Tiger population grows in India, as does fear after attacks


NEW DELHI — No one has lived long enough to describe the tiger in detail, but some things about her are known. She traverses great stretches of land in a day and is comfortable wandering deep into human territory. After killing her first three or four people, she began to eat her victims — starting rump-first, one expert said, as she would a deer.

Though it is impossible to say with certainty whether the same tiger is at fault, last weekend brought the 10th death in six weeks widely attributed to the “man-eater,” as Indian newspapers have called her.

Conflicts with humans are arising precisely in the handful of places where the endangered Bengal tiger population has rebounded thanks to careful conservation efforts, said Ullas Karanth, a wildlife biologist who runs the India program of the Wildlife Conservation Society.

At the turn of the 20th century there were 40,000 tigers in India, according to the country’s National Tiger Conservation Authority, but there are now just 4,000 in the wild, prompting a broad campaign to protect tigers and the fragile forests in which they live.

But where conservation efforts have helped shore up tiger populations, the hulking, half-ton cats encroach on settlements that are unaccustomed to them. In the wake of each attack, the tigers are met with a roar of crowds and cranes and tractors, instead of the subdued, systematic dragnet used by earlier generations long used to living near tigers.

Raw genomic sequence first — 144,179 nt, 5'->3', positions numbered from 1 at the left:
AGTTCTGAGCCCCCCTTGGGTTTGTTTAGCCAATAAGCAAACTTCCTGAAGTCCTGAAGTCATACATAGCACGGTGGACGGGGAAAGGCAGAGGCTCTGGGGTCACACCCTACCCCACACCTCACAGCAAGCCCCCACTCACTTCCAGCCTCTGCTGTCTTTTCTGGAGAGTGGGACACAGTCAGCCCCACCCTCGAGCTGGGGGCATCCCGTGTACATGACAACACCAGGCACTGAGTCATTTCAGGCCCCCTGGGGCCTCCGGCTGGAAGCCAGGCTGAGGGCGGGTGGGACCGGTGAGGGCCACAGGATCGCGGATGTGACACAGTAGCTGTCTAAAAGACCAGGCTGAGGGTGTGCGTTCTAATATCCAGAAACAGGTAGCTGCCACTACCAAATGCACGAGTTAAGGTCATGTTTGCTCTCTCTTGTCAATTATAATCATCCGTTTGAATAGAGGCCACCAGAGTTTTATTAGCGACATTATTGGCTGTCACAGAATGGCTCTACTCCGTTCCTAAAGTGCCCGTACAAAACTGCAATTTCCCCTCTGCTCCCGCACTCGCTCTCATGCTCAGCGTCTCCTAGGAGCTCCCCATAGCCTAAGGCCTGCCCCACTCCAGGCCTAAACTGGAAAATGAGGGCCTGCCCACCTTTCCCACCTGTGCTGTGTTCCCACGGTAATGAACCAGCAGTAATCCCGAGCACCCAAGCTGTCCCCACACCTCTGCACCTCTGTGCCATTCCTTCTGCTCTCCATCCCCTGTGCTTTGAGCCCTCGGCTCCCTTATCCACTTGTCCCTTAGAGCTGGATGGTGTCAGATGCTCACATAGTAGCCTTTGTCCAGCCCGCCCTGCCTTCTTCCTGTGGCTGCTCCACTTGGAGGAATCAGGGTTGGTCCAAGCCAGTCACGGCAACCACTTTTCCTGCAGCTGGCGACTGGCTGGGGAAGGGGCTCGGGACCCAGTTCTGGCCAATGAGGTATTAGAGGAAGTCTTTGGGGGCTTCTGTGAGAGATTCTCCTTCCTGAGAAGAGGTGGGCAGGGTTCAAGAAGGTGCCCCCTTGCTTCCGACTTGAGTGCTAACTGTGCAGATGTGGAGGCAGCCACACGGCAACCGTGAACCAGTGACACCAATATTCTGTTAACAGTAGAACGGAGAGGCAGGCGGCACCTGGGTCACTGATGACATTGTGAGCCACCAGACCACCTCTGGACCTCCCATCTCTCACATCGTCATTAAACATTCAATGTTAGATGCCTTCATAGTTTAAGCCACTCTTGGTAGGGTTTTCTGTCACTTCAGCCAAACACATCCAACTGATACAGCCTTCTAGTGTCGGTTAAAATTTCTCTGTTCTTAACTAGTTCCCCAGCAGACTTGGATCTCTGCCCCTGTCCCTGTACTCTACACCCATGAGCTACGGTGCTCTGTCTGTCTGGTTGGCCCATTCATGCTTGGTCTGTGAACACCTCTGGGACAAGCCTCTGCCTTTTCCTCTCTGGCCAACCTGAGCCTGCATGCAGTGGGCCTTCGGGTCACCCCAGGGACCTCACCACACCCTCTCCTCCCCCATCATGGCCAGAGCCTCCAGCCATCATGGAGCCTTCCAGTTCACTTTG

“What works, in my opinion, are like surgical operations, you need a small team of trained people on elephants to quietly allow the tiger to stay in the area,” Karanth said. “Instead, mobs come, then there is a military campaign, they keep pushing the animal and make it harder and harder to catch.”

Anxiety has mounted gradually since Dec. 29, when the first victim, a farmer, was found mauled in a sugarcane field in the state of Uttar Pradesh.

On Sunday morning, a 45-year-old worker named Ram Charan jumped out of a car to relieve himself on a roadside in the Jim Corbett National Park. When his companions ran toward his screams, they found him some 60 feet into the forest, the flesh torn off his thighs. After he died, angry villagers surrounded a forestry service outpost, trapping personnel inside for some time, said Shiv Shankar Singh, the top bureaucrat from the neighboring district of Moradabad.

“They say, ‘Give us guns, and we will kill the tigress,’” Singh said.